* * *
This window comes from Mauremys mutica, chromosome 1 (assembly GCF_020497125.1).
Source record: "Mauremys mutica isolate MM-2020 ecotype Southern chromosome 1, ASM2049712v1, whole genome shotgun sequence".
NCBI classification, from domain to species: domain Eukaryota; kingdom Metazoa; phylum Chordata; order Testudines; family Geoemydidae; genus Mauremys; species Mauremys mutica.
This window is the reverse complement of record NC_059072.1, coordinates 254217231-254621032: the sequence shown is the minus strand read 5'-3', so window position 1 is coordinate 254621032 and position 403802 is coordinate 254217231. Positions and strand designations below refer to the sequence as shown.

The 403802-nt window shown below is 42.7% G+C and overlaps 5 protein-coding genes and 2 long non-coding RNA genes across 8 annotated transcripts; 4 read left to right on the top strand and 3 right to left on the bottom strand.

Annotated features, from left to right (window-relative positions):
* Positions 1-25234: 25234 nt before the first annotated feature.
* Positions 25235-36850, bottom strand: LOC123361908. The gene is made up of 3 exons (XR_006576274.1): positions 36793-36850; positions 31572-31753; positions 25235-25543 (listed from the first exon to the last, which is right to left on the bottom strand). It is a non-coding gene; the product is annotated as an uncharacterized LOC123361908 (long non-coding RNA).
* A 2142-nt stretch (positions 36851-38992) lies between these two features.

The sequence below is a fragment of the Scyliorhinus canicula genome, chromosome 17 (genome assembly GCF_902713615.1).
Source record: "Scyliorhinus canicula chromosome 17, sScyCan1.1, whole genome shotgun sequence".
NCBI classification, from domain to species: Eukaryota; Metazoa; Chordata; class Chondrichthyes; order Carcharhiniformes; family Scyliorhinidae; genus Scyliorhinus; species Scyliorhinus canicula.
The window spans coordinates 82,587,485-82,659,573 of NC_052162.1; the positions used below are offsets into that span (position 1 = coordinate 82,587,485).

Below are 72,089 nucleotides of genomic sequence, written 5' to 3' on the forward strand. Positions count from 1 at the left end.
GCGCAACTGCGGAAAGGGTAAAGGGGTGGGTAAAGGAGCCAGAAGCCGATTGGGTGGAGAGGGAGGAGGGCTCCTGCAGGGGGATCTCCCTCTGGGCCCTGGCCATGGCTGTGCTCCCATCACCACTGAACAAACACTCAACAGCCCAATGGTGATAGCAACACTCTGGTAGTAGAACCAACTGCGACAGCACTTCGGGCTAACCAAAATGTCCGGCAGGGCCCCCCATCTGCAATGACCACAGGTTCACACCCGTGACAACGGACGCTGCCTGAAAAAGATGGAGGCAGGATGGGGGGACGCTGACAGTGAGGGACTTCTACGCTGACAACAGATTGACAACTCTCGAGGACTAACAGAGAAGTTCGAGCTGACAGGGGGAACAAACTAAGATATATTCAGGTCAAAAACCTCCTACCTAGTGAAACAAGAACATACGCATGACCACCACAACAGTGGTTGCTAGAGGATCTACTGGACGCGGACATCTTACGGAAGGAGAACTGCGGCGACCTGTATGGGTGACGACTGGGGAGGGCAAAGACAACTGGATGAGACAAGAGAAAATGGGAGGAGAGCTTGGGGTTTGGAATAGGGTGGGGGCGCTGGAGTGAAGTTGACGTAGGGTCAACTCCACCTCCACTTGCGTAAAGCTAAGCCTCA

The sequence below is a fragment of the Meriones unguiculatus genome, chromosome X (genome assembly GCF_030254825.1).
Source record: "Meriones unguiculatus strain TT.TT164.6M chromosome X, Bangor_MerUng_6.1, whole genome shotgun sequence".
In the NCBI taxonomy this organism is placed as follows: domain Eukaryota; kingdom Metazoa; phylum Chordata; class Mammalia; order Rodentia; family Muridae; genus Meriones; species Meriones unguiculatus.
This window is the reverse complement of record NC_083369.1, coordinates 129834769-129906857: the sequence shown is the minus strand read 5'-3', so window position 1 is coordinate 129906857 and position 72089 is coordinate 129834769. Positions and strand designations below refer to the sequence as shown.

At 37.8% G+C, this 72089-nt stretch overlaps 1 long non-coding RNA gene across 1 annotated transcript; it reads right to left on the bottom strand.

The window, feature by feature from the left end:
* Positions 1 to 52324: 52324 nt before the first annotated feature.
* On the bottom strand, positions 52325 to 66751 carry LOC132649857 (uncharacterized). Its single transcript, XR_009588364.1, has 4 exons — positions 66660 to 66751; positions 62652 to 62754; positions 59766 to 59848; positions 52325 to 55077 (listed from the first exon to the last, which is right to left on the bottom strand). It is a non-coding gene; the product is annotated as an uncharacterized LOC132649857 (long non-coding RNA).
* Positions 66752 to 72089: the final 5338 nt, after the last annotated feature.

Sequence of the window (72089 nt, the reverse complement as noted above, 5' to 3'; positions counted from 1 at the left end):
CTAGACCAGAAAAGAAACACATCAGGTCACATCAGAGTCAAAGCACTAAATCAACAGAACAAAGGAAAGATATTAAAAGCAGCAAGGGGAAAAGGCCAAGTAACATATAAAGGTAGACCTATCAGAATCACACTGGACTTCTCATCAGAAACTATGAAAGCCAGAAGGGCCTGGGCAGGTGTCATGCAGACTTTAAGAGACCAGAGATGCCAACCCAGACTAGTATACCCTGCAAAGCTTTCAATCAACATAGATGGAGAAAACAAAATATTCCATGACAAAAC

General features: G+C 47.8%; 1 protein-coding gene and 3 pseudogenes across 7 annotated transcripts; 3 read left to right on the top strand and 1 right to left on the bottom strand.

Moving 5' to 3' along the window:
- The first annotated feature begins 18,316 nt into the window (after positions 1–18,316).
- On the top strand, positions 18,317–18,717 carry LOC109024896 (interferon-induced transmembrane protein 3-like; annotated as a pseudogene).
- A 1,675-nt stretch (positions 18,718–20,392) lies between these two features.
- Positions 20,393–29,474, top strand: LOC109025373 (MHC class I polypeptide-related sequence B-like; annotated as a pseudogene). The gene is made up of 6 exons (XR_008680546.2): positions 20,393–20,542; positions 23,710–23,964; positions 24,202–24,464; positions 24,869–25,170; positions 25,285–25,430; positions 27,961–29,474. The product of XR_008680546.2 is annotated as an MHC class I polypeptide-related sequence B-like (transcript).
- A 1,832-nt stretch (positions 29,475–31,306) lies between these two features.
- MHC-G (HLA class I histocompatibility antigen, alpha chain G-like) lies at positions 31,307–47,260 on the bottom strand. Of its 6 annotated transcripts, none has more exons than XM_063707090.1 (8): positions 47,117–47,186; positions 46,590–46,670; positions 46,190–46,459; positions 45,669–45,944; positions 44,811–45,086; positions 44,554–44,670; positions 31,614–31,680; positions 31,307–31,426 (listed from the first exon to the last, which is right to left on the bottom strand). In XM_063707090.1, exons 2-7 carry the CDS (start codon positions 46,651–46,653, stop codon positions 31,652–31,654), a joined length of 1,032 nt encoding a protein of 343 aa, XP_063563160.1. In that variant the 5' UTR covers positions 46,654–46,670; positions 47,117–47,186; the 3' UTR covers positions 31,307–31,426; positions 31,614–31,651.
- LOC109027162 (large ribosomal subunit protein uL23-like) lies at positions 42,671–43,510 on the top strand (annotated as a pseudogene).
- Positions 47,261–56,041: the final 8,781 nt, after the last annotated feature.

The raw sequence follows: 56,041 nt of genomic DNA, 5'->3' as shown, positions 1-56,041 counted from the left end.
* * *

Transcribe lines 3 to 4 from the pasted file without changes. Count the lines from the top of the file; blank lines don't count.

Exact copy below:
NCBI classification, from domain to species: domain Eukaryota; kingdom Metazoa; phylum Chordata; order Testudines; family Geoemydidae; genus Mauremys; species Mauremys mutica.
This window is the reverse complement of record NC_059072.1, coordinates 254217231-254621032: the sequence shown is the minus strand read 5'-3', so window position 1 is coordinate 254621032 and position 403802 is coordinate 254217231. Positions and strand designations below refer to the sequence as shown.